Behold, the Innards of a Spacesuit

The innermost workings of an astronaut's outerwear
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The torso of a U.S. spacesuit, x-rayed (Mark Avino and Roland H. Cunningham, Smithsonian Institution)

Ever wondered what the inside of a spacesuit looks like? Neither had I, really. Last week, however, the world had reason to consider the inner workings of the garment that my new favorite site on all the Internet refers to as the "space costume." A suit malfunction occurred nearly two hours into a planned six-hour space walk, causing NASA first to abruptly abort the walk and second to begin examining what might have caused a space suit -- a high-tech spaceship for one -- to spring a leak. 

Agency engineers aren't yet sure what caused Luca Parmitano's suit to become, suddenly, unsuitable. But Chris Cassidy, Parmitano's crewmate on the International Space Station and his partner on the aborted walk, decided to take advantage of all the scrutiny to give the world a teachable moment. In the pair of videos below, Cassidy gives a guided tour of the innards of a spacesuit, highlighting the points at which something might have malfunctioned.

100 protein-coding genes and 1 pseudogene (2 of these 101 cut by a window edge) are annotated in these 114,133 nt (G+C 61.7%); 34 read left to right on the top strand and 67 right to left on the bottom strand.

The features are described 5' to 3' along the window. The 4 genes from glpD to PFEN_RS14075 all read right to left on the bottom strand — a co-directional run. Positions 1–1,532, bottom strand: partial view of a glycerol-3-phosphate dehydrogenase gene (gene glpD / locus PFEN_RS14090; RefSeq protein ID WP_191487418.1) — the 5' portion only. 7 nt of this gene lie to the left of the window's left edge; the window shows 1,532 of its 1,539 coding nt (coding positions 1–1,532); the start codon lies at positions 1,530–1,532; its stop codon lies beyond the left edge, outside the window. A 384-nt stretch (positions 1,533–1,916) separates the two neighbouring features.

He continues the tour here:

But what about the backpack of the suit, you ask? What does that look like? It's even more complicated, unsurprisingly. Here, for comparison, is part of the life support system contained within the rear of a Russian Orlan-M spacesuit:

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NASA

And here, for even more comparison, is an x-ray of the suit Alan Shepard wore for his walk on the moon in 1971. It gives a good sense of the complexity that was literally woven into even the earliest of spacesuits. 

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An x-ray of Alan Shepard's Apollo 14 spacesuit (National Air and Space Museum/Smithsonian)

And here's a similar shot of a helmet from a 1964-model suit: 

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A helmet from a 1964 suit, x-rayed (Mark Avino and Roland H. Cunningham, Smithsonian Institution)

And here -- um, to boot -- is a similar x-ray, this one of the overshoe model that was worn by astronauts in the Apollo program.

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A boot from a U.S. space suit, x-rayed (Mark Avino and Roland H. Cunningham, Smithsonian Institution)

If the hard treads on the overshoe's sole look familiar, it's because they were also imprinted on the moon.

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Megan Garber is a staff writer at The Atlantic. She was formerly an assistant editor at the Nieman Journalism Lab, where she wrote about innovations in the media.

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